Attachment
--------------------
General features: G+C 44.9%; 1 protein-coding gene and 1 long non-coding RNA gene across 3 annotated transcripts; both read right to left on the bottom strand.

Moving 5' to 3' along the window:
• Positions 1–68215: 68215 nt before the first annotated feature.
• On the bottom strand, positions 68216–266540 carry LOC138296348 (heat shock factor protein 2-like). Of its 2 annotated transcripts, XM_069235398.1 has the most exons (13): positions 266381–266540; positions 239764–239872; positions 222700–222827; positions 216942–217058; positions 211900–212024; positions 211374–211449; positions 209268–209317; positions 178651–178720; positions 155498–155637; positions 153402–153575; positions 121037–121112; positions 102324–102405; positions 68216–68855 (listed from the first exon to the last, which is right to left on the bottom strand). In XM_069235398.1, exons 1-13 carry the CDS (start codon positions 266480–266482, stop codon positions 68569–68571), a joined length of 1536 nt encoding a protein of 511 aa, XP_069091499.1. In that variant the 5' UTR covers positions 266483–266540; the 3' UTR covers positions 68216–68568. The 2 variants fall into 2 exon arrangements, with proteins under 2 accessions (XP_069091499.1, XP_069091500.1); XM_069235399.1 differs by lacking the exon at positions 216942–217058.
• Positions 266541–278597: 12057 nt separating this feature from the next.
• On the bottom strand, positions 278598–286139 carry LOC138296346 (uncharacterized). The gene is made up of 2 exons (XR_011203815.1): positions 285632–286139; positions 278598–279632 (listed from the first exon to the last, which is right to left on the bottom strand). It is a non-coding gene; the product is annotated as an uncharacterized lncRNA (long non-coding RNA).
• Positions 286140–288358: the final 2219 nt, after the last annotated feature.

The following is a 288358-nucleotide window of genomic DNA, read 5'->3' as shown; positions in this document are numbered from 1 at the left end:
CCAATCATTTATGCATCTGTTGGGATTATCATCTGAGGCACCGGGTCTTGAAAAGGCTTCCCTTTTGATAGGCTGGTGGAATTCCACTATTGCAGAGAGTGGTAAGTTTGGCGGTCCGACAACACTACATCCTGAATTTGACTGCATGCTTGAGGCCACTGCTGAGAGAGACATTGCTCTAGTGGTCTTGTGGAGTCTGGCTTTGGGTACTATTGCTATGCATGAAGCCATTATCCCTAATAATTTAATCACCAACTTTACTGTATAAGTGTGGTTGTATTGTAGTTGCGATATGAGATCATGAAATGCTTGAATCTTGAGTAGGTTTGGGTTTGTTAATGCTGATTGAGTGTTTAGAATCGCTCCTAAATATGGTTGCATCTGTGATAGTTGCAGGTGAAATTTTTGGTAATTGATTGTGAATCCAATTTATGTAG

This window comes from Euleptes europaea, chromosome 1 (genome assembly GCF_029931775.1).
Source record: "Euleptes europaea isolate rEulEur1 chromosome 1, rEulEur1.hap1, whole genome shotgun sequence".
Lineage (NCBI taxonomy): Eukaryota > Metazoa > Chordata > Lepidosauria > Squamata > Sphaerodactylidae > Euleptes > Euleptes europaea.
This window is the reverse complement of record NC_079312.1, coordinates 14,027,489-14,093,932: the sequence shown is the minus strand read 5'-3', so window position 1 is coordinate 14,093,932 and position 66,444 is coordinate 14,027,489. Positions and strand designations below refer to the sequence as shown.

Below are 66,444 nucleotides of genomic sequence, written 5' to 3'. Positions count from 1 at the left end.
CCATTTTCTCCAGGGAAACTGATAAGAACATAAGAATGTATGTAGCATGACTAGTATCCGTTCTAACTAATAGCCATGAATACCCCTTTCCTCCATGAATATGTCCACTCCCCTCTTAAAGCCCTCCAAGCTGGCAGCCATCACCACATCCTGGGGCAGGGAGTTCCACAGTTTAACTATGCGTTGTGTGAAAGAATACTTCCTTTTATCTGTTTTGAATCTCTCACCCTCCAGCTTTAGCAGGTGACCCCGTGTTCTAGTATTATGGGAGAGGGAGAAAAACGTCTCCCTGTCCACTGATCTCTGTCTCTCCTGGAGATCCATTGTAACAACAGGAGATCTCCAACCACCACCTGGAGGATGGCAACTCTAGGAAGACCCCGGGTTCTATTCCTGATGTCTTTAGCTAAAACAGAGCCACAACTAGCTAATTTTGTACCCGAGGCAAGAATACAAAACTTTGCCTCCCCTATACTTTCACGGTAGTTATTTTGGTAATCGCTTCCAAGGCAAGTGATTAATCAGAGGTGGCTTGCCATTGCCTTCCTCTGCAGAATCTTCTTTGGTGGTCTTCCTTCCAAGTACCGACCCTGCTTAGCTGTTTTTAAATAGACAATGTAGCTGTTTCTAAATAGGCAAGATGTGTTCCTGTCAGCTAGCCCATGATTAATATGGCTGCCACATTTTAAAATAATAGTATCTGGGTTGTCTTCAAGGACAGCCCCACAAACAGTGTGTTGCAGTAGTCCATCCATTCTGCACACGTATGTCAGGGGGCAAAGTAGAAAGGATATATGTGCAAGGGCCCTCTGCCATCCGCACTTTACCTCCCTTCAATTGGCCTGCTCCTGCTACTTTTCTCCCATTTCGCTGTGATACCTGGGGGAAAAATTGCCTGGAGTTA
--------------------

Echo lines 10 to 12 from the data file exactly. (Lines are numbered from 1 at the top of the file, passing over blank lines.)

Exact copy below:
This window comes from Euleptes europaea, chromosome 1 (genome assembly GCF_029931775.1).
Source record: "Euleptes europaea isolate rEulEur1 chromosome 1, rEulEur1.hap1, whole genome shotgun sequence".
Lineage (NCBI taxonomy): Eukaryota > Metazoa > Chordata > Lepidosauria > Squamata > Sphaerodactylidae > Euleptes > Euleptes europaea.